What Does To Buddy Up to Someone Mean?

Buddy Up Meaning

Definition: To become friendly with someone.

Origin of Buddy Up

This phrasal verb comes from the noun buddy, which is an informal word for friend. The word buddy originated in America around the 1840s and might have come from the word brother.

Examples of Buddy Up

meaning of buddy up definitionThe first dialogue shows a sister and her brother discussing their weekly budget.

Luke: Listen. I have another question about our budget.

Ella: Come on; let’s not discuss this anymore. We’ve spent hours going over it. And you’ve been doing a great job! We are right on track this month for our budget.

Luke: I know, but I just have one more question.

Ella: Fine. What is it?

Luke: What if I have a friend who needs to borrow money? Can I give that person money with this budget?

Ella: Absolutely not. Who is this person?

Luke: It’s Ricky. He says he just needs a little money for rent, and he’ll pay me back double!

Ella: No way. Ricky is always saying that. He always buddies up to you when he needs money; then you never hear from him again until he needs money again.

Luke: Yeah, I guess that’s true. I guess he’s not a true friend.

Ella: I’m sorry to say this, but it does seem like he’s just using you.

buddy up to someoneThe second example shows two people arguing about which television show they should watch.

Ray: Hey! Change the channel. My show is on.

Jackie: No way. It’s my turn to choose what we watch. We’re going to watch my show.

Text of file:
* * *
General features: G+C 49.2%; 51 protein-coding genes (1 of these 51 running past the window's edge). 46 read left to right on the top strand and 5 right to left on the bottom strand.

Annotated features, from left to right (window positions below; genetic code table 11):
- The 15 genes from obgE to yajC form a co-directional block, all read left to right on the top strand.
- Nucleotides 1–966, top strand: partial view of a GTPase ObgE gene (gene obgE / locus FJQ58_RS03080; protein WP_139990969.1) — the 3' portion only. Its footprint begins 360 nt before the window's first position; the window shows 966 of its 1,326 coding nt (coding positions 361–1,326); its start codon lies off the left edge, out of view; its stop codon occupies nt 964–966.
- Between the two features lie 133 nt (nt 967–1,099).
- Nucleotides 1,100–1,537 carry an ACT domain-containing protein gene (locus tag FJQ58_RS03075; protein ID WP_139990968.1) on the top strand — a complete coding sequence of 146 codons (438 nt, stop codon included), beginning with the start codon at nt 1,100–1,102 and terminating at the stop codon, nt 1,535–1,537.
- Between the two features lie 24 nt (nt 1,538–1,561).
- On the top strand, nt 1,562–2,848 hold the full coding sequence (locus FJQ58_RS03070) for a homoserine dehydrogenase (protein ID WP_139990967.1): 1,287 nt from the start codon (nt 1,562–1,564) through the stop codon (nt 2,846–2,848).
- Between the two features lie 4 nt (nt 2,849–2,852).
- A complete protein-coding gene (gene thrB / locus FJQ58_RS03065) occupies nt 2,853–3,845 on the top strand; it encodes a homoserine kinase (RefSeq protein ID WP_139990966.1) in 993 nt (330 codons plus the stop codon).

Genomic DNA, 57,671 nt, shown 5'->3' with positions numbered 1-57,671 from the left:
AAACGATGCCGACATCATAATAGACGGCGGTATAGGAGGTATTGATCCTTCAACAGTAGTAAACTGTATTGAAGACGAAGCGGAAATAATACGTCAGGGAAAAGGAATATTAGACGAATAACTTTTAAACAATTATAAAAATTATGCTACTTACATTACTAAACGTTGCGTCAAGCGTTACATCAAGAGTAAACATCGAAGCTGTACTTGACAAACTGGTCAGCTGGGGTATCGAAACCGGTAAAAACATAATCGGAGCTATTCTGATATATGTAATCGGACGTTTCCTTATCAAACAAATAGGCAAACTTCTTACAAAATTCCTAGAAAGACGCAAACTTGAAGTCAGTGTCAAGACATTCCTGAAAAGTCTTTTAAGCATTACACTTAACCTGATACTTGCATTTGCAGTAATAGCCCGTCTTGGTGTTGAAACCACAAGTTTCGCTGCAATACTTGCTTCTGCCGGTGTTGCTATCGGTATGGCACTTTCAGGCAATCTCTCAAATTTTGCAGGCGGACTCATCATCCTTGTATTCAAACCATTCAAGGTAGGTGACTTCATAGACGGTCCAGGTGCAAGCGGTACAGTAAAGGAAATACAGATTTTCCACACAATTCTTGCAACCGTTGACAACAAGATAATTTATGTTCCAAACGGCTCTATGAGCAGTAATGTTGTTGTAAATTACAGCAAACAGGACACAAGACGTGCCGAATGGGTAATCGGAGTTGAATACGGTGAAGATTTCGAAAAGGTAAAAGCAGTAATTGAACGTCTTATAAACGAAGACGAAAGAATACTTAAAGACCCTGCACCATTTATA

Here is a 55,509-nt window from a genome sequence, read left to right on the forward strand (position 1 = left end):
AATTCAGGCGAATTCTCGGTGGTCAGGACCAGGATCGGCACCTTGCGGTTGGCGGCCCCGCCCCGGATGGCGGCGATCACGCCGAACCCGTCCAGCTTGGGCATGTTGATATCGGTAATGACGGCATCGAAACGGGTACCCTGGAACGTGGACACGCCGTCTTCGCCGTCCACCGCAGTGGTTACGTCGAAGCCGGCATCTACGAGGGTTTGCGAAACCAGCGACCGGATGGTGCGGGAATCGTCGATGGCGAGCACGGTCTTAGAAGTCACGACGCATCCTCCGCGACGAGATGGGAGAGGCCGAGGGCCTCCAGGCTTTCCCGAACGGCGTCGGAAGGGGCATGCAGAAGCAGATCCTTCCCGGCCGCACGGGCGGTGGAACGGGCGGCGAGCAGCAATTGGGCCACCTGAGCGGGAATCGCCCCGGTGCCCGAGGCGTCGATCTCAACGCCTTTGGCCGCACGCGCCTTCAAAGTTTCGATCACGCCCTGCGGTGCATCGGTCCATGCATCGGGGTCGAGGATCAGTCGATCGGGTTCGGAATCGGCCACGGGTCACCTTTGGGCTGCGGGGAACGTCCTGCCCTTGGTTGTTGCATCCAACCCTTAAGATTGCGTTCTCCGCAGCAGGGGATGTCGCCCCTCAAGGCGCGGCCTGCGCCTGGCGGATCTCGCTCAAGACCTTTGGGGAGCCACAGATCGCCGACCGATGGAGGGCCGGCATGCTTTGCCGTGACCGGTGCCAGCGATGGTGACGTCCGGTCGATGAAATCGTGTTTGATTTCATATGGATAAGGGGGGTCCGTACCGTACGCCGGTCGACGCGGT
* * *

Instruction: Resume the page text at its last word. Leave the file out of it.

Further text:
Ray: Can I offer you some chips? And look what a nice shirt you have on today!

Jackie: Stop trying to buddy up to me. It’s not going to work. We’re still watching my show and not yours.

Ray: Fine. I get no appreciation around here.

More Examples

The below example talks about two TV characters who get to work together in a friendly way.

  • It’s fun getting to buddy up with Monroe again [in the storyline]. I think the Nick-Monroe friendship is gold, and the fans love watching them interact. Monroe’s light, exuberant personality, paired with Nick’s very serious, taciturn personality — they play so well together. –LA Times

In this other example, the excerpt recommends making a friend with whom you can study.

  • The key to an effective study-buddy relationship is finding someone with whom you work well. Read on to find out how to buddy up with the right person and to learn about the power of the study buddy. –USA Today


The phrase to buddy up to someone is another way to that two people are either pairing up or trying to become friends.